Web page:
But I would say it more likely than any other explanation. An analogy here is sports. This far easier to compare across eras, and nobody would doubt today's greatest athletes would crush people from past centuries. The analogy from sports to cognition is reasonable, if not proven.

Josh writes:

Broadly agree with this analysis but do you think we should make any correction for what i’ll call the “low hanging fruit effect” i.e supply and demand, the marginal revolution, the normal distribution etc can only be discovered once and therefore it’s harder for modern humans to be considered great original thinkers? I think we see something like this effect with 1960’s music where they were first to do so many things and modern bands look quite derivative by comparison.

Henry writes:

You haven't considered the possibility that the top minds of today seem less impressive because there's less low-hanging intellectual fruit about. Perhaps there are thousands of people today who could have discovered calculus, relativity or the theory of comparative advantage had they been born earlier. But today, they're working in areas that are relatively less impressive or are a lot harder for one person to make a substantial impact in.

Henry writes:

(Ironically, my comment is now a minor example of this, as I was beaten to the punch by Josh).

Nathan Taylor writes:

One example supporting the "low hanging fruit's been picked" theory is Srinivasa Ramanujan. I would argue he was quite a bit smarter than Gauss or Newton. But impossible to know for sure.

https://en.wikipedia.org/wiki/Srinivasa_Ramanujan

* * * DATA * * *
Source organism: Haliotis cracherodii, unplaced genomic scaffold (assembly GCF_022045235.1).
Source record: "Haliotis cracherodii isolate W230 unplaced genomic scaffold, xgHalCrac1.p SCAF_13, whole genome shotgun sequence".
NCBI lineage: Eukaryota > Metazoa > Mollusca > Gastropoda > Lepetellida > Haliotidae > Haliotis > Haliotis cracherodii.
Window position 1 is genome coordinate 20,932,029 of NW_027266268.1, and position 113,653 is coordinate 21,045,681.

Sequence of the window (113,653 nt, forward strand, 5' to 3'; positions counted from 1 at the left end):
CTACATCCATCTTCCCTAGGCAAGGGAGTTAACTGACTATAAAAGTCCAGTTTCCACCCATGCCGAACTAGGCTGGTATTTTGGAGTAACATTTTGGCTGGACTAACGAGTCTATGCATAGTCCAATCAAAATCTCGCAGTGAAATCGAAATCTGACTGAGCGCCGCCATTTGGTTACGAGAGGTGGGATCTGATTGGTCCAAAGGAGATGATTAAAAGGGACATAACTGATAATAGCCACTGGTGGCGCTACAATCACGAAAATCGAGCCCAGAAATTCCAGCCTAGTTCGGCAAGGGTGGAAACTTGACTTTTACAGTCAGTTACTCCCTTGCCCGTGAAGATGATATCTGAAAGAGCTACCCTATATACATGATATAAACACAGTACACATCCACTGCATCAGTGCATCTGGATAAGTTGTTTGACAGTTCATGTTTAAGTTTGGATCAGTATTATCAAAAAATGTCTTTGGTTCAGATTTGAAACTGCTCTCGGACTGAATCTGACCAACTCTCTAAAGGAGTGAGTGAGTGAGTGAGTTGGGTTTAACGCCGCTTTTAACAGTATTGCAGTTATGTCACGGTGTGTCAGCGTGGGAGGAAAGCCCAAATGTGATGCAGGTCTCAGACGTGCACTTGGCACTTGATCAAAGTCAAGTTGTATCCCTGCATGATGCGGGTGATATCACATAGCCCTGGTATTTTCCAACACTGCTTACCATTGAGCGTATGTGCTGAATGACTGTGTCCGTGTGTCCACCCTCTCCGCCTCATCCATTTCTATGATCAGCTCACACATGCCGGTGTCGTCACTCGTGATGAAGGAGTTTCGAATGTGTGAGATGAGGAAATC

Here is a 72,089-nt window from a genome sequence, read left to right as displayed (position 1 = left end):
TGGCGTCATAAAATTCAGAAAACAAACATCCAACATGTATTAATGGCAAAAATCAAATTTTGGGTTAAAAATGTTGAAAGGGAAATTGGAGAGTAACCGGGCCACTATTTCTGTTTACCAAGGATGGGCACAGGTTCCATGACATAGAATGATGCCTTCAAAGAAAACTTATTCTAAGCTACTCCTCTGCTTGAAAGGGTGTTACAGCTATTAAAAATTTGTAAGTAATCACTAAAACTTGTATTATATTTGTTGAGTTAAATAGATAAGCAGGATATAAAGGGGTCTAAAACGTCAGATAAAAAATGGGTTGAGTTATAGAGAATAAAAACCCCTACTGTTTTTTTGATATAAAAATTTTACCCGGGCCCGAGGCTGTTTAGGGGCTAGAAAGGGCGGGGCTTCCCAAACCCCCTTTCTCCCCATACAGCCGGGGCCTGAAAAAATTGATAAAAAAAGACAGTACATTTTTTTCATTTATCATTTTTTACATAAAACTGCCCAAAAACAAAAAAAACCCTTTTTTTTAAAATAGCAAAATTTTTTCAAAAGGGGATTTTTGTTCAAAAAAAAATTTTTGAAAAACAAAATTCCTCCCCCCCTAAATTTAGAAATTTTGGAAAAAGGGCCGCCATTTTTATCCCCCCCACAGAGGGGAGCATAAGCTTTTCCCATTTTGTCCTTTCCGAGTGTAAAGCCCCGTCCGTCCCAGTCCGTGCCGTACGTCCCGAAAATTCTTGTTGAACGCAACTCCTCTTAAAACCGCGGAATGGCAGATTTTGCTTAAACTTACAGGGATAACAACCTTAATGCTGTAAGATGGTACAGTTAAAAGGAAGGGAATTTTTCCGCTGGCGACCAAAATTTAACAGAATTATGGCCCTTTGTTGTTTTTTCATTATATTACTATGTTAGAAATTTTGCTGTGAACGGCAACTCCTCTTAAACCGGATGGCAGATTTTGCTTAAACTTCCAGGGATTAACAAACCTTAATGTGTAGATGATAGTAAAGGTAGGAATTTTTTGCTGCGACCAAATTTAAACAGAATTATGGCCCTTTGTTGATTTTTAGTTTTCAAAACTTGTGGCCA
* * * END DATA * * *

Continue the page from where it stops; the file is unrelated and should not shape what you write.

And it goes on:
Matt writes:

I would be curious about the impact of how the presence of lead in the environment (which has a measurable impact on IQ) contributes here.

Anon. writes:

In his book, Flynn argues that the gains are in a way "fake" (i.e. increases in IQ do not represent increases in g), but that they are still important because they represent an increase in the particular types of cognitive tasks involved in IQ tests. He writes:

"At one time, I was blind to the real-world significance Of IQ gains because I was under the spell of g. I kept looking for general intelligence gains and could not find them. I could not see the trees because I was looking for a forest.

Eventually, I came to see that piecemeal gains do not lose their real-world significance simply because there are not gains everywhere."

Matthew Moore writes:

The major IQ puzzle isn't the relatively modest increase over time per country, but the much larger variation between countries now. When I first saw the data, I literally could not believe it.

Occam's razor pushes me to look for the same cause for both. I don't necessarily rule out nutritional causes based on Flynn's analysis. Sure, simple calorie deficiency probably isn't to blame, but vitamin and mineral deficiencies were, I think, common in the upper classes of Europe. As Matt says, lead and other toxic exposures play a role.

Abe writes:

Which substantial writing of Gauss did you read? Which substantial writing of a great mathematician from the last 50 years did you read to compare it with?

Josh S writes:

To build on the "low hanging fruit" argument, I would also consider the general complexity of today's world. There is more information and previous results to build on, but building on it also requires an increasing amount of time and effort to understand what came before. I would expect fewer and fewer people over time to expend the necessary energy to get to the "frontier".